Area High School Seniors Encouraged to Apply for AWS STEM Scholarships

Boardman native and current Oregon State University student America Pacheco is a past recipient of the AWS InCommunities Scholarship Program. Area high school students are encouraged to apply for one of the program's grants. (Contributed photo)

Amazon Web Services recently announced the opening of the 2022 applications for the AWS InCommunities Scholarship Program, which offers grants to high school seniors in designated districts in Oregon who plan to pursue a STEM-related subject at a higher education institution.

A total of $100,000 in scholarships is open to students enrolling in courses such as electrical and electronic engineering, computer science, artificial intelligence, biochemistry, software engineering, physics, and much more.

Local high school seniors in Umatilla County, Morrow County, and members of the Confederated Tribes of the Umatilla Indian Reservation/Nixyaawii School qualify and are encouraged to apply for the available scholarships through the deadline of March 29.

The AWS InCommunities Program exists to make a positive impact through community based programs, specifically in the regions where AWS builds and operates its global infrastructure. More information about the AWS InCommunities Scholarship Program and the 2022 application process can be found here.

Boardman native America Pacheco is a past grant recipient. She is currently studying computer science at Oregon State University.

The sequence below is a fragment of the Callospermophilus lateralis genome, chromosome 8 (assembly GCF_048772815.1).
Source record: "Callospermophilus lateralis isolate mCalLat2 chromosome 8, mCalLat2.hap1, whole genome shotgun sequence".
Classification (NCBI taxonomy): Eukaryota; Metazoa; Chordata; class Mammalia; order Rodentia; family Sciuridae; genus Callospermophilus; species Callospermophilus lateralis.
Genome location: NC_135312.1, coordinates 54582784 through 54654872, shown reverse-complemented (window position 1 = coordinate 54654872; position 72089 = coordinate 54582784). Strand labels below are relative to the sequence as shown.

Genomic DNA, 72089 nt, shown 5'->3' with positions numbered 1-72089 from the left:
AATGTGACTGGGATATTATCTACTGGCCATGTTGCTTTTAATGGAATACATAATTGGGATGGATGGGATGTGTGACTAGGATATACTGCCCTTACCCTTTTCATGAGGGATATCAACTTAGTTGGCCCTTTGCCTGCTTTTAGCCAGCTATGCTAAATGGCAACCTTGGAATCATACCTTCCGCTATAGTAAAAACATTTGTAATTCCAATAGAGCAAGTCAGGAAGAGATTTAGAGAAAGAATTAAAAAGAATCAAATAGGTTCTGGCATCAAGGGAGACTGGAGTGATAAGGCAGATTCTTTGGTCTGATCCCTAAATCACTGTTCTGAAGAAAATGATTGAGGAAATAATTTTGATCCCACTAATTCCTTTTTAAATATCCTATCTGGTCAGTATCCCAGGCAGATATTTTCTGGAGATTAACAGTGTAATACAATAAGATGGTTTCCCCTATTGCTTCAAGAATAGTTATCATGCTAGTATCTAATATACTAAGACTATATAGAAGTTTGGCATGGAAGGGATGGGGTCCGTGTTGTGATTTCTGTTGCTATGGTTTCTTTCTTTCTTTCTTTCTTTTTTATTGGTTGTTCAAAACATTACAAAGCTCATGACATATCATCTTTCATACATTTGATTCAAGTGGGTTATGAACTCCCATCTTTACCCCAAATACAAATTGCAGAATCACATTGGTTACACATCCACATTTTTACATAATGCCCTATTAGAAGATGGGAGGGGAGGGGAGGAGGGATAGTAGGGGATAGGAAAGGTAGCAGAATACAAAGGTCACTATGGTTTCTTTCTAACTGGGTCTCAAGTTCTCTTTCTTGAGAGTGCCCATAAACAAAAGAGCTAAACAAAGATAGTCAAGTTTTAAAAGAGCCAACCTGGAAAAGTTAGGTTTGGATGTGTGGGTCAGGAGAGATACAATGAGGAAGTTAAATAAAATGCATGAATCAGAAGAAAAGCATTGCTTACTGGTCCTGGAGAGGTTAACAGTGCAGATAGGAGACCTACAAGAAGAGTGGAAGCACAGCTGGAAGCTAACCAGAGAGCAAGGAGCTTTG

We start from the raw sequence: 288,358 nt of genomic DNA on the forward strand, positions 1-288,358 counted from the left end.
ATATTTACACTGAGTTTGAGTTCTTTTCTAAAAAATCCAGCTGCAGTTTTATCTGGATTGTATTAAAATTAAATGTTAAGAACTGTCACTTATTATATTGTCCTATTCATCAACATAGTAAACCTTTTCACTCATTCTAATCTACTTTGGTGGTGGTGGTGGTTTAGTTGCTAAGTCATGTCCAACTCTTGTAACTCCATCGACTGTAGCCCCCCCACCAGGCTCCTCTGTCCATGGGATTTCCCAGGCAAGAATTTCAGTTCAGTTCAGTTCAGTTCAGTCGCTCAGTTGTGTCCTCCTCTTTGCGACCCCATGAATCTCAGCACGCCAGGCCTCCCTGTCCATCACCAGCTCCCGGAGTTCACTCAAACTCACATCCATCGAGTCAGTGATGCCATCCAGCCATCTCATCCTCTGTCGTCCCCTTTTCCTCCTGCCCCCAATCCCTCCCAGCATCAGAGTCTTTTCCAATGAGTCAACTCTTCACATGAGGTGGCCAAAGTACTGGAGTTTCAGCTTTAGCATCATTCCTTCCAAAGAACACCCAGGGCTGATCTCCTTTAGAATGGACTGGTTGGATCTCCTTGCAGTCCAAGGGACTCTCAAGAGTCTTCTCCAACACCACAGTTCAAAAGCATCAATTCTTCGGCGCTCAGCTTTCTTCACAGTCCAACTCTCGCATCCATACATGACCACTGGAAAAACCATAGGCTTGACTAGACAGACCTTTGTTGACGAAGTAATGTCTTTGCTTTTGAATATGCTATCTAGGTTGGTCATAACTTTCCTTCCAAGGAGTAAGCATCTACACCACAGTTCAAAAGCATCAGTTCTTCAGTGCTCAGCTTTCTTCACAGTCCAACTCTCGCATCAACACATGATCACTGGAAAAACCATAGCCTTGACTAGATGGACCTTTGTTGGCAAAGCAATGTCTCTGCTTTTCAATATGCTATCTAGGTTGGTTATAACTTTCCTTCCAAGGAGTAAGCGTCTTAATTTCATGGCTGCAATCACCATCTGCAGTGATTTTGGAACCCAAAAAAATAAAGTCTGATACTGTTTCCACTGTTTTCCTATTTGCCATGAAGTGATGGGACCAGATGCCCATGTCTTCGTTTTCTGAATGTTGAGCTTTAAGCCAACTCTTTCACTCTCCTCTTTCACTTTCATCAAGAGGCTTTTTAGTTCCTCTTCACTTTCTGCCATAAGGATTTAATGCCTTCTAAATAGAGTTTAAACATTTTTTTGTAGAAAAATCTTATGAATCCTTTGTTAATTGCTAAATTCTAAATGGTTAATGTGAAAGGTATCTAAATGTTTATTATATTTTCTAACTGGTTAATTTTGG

Her course of study has a particular emphasis on cybersecurity, a topic Pacheco only discovered her passion for recently.

“Growing up, I didn’t see many women in tech careers,” she said. “I never thought of myself doing anything STEM-related until I got to high school.”

Everything changed when Pacheco attended a series of introductory computer science classes, which captured her imagination

“I was so intrigued. Each week was a different project. It challenged me, but it also gave me opportunities to be creative, which I really enjoyed.”

While the classes sparked Pacheco’s interest in cybersecurity, she developed a passion for it during the pandemic.

“I was at home constantly, and I was bored,” she said. “During that time, I decided to take a couple of free online computer science courses offered by Amazon. At first, it was for a bit of fun, but I got to a point where I discovered I really liked it and wanted to continue growing these skills.”

As she began to plan for university, Pacheco reviewed her finances and realized she would probably need to work part time to finance her degree.

“I thought college was doable if I worked part time and during summer breaks, but this isn’t ideal when you want to focus on your studies. When I received my Amazon scholarship, I was so excited. It’s helped me so much. I can worry a little less about finances and concentrate more on my studies and enjoying my college experience.”

Although she has moved across state for college, Pacheco remains focused on her local community.

“The population of Boardman is about 5,000,” she said. “Amazon and AWS have played a big part in its growth since building a data center here, in addition to many other data centers across Oregon. That growth is something I always wanted to be part of. Although I’m in a completely different part of Oregon right now, I want to return home and give back to my town in some way in the future.”